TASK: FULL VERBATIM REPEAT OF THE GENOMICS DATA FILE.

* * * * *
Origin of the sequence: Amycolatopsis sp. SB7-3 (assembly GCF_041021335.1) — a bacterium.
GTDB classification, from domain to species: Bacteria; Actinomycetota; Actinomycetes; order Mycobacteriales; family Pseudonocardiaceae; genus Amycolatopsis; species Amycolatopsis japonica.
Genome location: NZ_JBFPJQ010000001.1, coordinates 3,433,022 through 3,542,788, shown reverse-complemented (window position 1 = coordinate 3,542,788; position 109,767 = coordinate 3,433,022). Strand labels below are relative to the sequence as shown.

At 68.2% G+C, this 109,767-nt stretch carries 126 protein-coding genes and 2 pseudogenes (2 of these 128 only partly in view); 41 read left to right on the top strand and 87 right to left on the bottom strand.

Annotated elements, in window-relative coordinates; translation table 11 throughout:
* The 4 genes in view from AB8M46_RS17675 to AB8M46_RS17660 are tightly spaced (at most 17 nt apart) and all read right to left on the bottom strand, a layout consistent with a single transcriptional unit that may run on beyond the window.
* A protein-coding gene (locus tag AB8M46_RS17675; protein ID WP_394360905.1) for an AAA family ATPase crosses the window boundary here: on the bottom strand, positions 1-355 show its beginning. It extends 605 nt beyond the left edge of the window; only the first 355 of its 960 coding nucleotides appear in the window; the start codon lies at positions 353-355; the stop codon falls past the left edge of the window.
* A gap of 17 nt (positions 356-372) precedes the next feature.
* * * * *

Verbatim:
Origin of the sequence: Amycolatopsis sp. SB7-3 (assembly GCF_041021335.1) — a bacterium.
GTDB classification, from domain to species: Bacteria; Actinomycetota; Actinomycetes; order Mycobacteriales; family Pseudonocardiaceae; genus Amycolatopsis; species Amycolatopsis japonica.
Genome location: NZ_JBFPJQ010000001.1, coordinates 3,433,022 through 3,542,788, shown reverse-complemented (window position 1 = coordinate 3,542,788; position 109,767 = coordinate 3,433,022). Strand labels below are relative to the sequence as shown.

At 68.2% G+C, this 109,767-nt stretch carries 126 protein-coding genes and 2 pseudogenes (2 of these 128 only partly in view); 41 read left to right on the top strand and 87 right to left on the bottom strand.

Annotated elements, in window-relative coordinates; translation table 11 throughout:
* The 4 genes in view from AB8M46_RS17675 to AB8M46_RS17660 are tightly spaced (at most 17 nt apart) and all read right to left on the bottom strand, a layout consistent with a single transcriptional unit that may run on beyond the window.
* A protein-coding gene (locus tag AB8M46_RS17675; protein ID WP_394360905.1) for an AAA family ATPase crosses the window boundary here: on the bottom strand, positions 1-355 show its beginning. It extends 605 nt beyond the left edge of the window; only the first 355 of its 960 coding nucleotides appear in the window; the start codon lies at positions 353-355; the stop codon falls past the left edge of the window.
* A gap of 17 nt (positions 356-372) precedes the next feature.